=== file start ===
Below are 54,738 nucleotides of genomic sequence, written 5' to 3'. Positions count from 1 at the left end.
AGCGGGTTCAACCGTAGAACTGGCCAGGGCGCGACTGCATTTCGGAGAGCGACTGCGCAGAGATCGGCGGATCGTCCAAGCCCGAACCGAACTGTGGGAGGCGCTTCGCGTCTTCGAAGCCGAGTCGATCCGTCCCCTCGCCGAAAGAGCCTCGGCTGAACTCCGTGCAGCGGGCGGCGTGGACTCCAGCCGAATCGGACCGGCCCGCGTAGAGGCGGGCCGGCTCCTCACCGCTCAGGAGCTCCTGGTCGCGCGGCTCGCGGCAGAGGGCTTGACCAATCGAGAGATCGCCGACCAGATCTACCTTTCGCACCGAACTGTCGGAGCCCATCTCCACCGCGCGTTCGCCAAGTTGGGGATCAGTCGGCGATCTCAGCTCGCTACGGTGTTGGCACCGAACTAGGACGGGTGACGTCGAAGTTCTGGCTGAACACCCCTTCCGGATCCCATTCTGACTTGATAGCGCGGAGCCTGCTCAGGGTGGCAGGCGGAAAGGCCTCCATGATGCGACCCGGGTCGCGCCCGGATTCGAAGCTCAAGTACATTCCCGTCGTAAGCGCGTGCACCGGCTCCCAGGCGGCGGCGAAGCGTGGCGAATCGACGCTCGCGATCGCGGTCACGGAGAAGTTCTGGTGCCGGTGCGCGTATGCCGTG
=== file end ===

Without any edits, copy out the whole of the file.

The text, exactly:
Below are 54,738 nucleotides of genomic sequence, written 5' to 3'. Positions count from 1 at the left end.
AGCGGGTTCAACCGTAGAACTGGCCAGGGCGCGACTGCATTTCGGAGAGCGACTGCGCAGAGATCGGCGGATCGTCCAAGCCCGAACCGAACTGTGGGAGGCGCTTCGCGTCTTCGAAGCCGAGTCGATCCGTCCCCTCGCCGAAAGAGCCTCGGCTGAACTCCGTGCAGCGGGCGGCGTGGACTCCAGCCGAATCGGACCGGCCCGCGTAGAGGCGGGCCGGCTCCTCACCGCTCAGGAGCTCCTGGTCGCGCGGCTCGCGGCAGAGGGCTTGACCAATCGAGAGATCGCCGACCAGATCTACCTTTCGCACCGAACTGTCGGAGCCCATCTCCACCGCGCGTTCGCCAAGTTGGGGATCAGTCGGCGATCTCAGCTCGCTACGGTGTTGGCACCGAACTAGGACGGGTGACGTCGAAGTTCTGGCTGAACACCCCTTCCGGATCCCATTCTGACTTGATAGCGCGGAGCCTGCTCAGGGTGGCAGGCGGAAAGGCCTCCATGATGCGACCCGGGTCGCGCCCGGATTCGAAGCTCAAGTACATTCCCGTCGTAAGCGCGTGCACCGGCTCCCAGGCGGCGGCGAAGCGTGGCGAATCGACGCTCGCGATCGCGGTCACGGAGAAGTTCTGGTGCCGGTGCGCGTATGCCGTG